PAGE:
Leave George R. R. Martin alone!

I love how his wife is just sitting there, laughing.

I love how the lady next to him (his wife, maybe?) is just sitting there, laughing.

Look, I cherish a deep and abiding love for Weird Al Yankovic, and I laughed when I saw his Emmy performance last night, but man, I felt bad for George R. R. Martin when Andy Samberg ambushed him with that typewriter at the end of the Game of Thrones song last night.

I’m as rabid to read The Winds of Winter as any other Thronie, but dude. I mean, it’s bad enough to be a writer and always be thinking “I should be writing.”  In fact, it’s bad enough to have writer friends who take you to task constantly for not writing. (“Why are you on Facebook/Twitter/outside/buying groceries? You should be writing.”)

But for Martin? The world has become his obnoxious writing group. He can’t even watch his creations win Emmys without being handed a typewriter.

I mean, I know he’s achieved a ridiculous amount of success and this is part of the price for that, but still, I don’t envy him this.

Maybe I’m a little sensitive to his plight because I also can’t finish my final book in the Resistance Cycle. More on that later.

The ice bucket challenge.

I just finished my donations and figured I should post this.

And look, I wasn’t going to do this challenge. I really, really wasn’t. But then I was tagged by my friend Adam, and after my initial hipster-knee-jerk reaction (“Ugh!  A trend. Don’t let it touch me.) I found that I couldn’t really say no.

Then I was going to do it and just donate to Alzheimer’s Research, because that’s an important cause for me, but the Ice Bucket Challenge is ALS’s party and I didn’t want to be the jerk that peed in the pool. And so I decided to donate to both ALS and ALZ.

Then I made a metric buttload of ice, cleaned off my very favorite bucket and taught my husband to use my iPhone camera. I’m going to regret that last thing.

I’m not calling anyone out specifically. But if you liked this video and you’ve gotten this far into August without dumping icewater on your head, I challenge you, reader. Dump water on your head. Donate to ALS. And then donate to a charity that you want to support.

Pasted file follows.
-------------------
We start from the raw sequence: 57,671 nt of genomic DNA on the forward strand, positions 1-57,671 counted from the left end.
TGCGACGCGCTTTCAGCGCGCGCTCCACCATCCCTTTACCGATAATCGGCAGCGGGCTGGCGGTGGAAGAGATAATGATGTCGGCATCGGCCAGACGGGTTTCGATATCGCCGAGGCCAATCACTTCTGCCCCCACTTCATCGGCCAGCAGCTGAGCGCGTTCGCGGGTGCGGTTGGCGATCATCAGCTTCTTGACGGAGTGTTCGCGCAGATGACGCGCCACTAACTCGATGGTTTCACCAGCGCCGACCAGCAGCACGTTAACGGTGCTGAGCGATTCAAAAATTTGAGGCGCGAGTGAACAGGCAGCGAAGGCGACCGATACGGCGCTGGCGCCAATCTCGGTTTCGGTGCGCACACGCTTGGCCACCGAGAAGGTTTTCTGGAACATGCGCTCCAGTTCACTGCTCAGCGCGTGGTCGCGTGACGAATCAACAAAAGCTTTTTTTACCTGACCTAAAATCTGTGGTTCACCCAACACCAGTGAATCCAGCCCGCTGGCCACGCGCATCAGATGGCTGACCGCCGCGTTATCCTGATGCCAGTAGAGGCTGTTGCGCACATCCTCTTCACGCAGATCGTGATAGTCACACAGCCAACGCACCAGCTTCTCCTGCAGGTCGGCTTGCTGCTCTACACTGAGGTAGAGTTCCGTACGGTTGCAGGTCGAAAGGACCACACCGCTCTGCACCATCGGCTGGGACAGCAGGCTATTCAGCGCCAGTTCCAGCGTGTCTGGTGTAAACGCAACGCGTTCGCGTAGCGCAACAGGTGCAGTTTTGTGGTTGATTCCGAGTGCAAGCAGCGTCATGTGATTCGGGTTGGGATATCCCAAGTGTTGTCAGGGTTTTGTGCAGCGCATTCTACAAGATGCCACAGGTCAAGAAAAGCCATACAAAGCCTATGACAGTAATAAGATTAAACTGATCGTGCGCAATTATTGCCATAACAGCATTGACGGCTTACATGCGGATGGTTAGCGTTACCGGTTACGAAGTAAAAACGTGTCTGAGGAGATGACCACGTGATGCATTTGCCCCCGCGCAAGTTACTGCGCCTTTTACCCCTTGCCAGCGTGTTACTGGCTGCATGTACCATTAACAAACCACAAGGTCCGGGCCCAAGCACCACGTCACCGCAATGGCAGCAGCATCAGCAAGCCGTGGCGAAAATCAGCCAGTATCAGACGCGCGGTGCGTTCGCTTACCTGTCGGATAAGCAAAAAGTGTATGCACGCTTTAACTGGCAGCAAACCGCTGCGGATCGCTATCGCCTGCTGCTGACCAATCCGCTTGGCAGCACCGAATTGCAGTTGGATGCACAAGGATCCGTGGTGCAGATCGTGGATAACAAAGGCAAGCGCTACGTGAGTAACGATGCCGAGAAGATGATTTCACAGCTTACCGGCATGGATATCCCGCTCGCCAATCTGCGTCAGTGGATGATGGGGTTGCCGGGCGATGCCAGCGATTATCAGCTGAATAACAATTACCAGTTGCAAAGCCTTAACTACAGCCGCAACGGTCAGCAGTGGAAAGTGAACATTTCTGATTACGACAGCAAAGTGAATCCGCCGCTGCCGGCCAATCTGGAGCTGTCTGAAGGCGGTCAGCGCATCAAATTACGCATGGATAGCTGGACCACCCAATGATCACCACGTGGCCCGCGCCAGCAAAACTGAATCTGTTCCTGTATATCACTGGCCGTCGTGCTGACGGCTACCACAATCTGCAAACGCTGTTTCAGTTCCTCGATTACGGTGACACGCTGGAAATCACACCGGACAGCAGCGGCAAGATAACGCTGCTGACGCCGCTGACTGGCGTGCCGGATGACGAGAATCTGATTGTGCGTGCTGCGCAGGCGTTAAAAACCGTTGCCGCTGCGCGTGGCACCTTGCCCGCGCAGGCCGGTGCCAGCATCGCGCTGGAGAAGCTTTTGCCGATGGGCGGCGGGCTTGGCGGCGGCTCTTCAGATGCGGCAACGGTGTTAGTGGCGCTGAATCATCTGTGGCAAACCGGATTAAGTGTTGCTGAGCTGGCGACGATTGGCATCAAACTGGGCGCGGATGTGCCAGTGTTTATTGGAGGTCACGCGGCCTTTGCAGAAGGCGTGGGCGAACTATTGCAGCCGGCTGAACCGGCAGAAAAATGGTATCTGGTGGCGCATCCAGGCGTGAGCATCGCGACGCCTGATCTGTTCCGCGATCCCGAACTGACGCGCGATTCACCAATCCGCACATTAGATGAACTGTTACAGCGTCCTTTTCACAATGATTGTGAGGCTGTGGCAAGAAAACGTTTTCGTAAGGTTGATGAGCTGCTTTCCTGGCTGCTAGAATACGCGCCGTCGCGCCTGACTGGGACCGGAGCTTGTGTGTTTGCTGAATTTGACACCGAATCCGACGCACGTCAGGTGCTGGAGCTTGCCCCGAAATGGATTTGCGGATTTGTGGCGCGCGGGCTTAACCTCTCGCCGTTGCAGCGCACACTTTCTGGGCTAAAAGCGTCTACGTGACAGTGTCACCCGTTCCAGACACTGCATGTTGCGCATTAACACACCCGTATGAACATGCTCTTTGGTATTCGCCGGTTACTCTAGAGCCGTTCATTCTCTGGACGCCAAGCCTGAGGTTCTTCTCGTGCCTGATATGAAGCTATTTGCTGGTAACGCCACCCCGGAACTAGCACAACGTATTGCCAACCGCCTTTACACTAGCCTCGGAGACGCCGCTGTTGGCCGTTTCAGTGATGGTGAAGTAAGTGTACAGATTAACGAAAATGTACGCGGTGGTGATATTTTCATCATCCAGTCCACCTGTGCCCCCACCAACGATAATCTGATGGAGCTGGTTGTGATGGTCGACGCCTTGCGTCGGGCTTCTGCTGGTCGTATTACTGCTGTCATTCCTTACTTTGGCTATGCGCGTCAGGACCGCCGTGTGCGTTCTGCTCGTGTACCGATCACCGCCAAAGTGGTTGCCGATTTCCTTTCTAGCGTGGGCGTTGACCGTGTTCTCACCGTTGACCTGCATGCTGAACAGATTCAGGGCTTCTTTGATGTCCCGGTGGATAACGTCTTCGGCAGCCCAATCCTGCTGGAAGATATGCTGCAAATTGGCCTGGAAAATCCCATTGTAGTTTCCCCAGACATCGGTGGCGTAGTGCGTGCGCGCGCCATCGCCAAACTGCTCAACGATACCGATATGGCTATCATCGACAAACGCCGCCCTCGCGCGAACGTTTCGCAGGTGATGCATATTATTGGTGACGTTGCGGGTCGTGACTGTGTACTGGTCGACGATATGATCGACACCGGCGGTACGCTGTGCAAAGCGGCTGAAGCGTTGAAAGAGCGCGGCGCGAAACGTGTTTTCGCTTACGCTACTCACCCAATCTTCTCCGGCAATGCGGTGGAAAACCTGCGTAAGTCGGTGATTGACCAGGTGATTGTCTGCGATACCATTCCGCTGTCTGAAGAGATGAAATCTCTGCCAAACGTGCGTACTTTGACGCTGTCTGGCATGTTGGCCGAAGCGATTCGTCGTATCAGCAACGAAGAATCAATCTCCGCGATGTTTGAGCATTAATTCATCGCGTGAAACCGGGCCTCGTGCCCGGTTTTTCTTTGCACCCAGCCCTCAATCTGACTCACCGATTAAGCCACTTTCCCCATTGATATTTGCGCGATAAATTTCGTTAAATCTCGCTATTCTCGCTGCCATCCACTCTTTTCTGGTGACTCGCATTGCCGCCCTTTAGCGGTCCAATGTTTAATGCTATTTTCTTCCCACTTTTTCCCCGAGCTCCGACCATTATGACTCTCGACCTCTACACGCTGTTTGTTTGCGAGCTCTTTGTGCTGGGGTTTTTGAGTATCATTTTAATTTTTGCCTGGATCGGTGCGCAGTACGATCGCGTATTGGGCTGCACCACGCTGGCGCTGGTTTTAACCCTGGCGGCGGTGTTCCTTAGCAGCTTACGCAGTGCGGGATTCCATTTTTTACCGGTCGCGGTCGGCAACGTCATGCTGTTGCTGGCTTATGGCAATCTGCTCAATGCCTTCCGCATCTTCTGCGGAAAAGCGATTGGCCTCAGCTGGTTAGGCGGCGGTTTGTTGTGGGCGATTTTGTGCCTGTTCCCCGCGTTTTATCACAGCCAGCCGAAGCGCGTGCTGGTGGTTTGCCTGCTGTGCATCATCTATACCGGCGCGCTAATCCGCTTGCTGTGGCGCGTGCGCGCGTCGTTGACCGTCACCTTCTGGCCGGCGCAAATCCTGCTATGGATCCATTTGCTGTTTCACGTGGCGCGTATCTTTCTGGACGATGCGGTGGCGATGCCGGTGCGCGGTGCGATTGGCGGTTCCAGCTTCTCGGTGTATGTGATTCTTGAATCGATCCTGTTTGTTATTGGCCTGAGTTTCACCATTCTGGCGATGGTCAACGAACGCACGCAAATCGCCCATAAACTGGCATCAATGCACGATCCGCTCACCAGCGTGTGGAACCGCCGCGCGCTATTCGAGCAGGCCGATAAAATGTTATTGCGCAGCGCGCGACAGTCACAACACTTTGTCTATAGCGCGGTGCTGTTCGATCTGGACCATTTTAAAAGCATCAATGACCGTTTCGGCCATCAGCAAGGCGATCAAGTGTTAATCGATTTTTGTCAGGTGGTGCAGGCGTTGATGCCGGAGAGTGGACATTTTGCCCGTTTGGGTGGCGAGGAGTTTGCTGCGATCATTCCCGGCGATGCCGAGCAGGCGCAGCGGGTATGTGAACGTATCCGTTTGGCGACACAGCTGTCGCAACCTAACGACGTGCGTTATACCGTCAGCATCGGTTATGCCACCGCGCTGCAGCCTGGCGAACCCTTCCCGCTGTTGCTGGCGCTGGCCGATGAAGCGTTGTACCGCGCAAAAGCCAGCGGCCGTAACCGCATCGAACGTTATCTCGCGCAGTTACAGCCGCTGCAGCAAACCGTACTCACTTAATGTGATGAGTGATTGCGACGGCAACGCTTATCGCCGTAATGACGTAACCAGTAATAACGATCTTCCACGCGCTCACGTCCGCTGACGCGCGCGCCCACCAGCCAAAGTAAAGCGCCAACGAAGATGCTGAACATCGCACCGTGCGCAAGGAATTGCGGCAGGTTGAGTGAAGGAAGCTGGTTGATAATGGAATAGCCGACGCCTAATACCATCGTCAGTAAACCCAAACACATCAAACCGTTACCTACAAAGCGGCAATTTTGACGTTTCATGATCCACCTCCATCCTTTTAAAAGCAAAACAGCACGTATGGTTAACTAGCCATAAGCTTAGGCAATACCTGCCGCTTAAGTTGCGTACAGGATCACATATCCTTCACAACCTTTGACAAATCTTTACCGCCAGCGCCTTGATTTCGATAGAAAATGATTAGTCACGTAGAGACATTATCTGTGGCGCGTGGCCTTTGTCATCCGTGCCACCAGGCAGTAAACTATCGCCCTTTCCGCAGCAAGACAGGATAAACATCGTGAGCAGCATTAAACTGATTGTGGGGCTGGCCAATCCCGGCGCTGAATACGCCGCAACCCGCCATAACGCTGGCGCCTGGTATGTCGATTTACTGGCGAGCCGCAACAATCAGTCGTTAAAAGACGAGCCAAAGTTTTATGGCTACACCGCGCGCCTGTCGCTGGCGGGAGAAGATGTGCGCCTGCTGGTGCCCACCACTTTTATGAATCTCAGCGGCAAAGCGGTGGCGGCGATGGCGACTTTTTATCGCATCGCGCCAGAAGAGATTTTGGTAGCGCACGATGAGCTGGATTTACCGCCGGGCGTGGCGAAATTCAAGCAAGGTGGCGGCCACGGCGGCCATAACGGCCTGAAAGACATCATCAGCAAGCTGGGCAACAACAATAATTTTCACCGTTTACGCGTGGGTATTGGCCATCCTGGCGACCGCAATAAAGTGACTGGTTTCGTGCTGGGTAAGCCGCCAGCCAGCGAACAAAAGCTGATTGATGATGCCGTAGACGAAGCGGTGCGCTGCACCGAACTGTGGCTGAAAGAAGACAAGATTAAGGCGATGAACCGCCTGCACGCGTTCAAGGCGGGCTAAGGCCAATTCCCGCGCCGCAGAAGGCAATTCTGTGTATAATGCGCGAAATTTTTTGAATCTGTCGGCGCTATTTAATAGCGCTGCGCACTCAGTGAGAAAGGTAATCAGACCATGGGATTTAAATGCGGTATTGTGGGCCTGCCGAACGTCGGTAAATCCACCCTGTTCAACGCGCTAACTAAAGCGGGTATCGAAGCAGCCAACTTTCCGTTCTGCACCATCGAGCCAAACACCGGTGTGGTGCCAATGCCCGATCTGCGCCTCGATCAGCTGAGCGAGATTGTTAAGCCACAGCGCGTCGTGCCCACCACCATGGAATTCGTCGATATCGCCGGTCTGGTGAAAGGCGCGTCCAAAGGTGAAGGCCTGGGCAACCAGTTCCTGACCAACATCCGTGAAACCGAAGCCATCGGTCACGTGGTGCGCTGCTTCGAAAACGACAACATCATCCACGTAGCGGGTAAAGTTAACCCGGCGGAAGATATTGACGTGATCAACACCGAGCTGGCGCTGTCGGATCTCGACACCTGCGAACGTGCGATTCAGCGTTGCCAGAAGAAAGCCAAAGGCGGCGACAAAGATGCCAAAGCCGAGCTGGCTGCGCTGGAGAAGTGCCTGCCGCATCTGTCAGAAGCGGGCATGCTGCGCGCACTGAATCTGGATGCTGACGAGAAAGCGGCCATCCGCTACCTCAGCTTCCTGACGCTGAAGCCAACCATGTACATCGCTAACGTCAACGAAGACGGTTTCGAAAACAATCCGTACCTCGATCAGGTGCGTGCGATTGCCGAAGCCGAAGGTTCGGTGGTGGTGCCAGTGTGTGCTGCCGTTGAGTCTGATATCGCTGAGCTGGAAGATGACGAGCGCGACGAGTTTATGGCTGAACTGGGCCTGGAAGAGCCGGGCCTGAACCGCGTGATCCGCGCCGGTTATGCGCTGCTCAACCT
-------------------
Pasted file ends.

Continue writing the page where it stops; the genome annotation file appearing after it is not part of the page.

Here you go. Apologies for the wailing baby in the background. He hates being left out of things.

 

 

 

 

Actual, real tips for writing with a baby

This is a follow-up to yesterday’s post, in which I live-blogged a day of trying to write with a baby. I realized, as I read through the post, that although I complained about not being able to find helpful hints about writing with a young child in the articles I’ve read, I didn’t actually include any of my own.

I mean, I read my “takeaways” again, and “Get a babysitter” is probably the worst advice I’ve ever given.

Anyhow, I’ve had a few restful hours to reflect on yesterday’s experiment and I do have some tips because some of the things I did yesterday worked. So here are a (very) few tips for writing while watching a four-month-old by yourself. What works for me may not work for you, but give these a try:

This thing is worth its weight in gold.

This thing is worth its weight in gold.

The play-yard is your friend. I tried the swing, the crib, the exersaucer and the bassinet. It was the play-yard that helped me the most. (You know, it’s that mat thing with toys hanging off it.) I got most of my writing done while my son was next to me, swatting the dangling toys and listening to music. Sit on the floor or on a big bed and put your baby next to you on the playmat. Then grab your laptop or journal and get to work. Your child will be occupied by the mat and happy to be near you.

Make sure your lunch is easy to assemble. This was just luck on my part. I’d planned to make a sandwich, but found that my husband had made a vat of split pea soup. A bowl of that made for a quick lunch. When you’re watching a kid and trying to write, no one has time for a sandwich.

Have an idea of what you’re going to tackle ahead of time. Knowing what I was working on ahead of time helped me to get something done, even when I was being interrupted often.

In fact, just plan to be interrupted. Probably best not to go into this thinking your kid will nap and you will write a certain number of words. That way lies madness.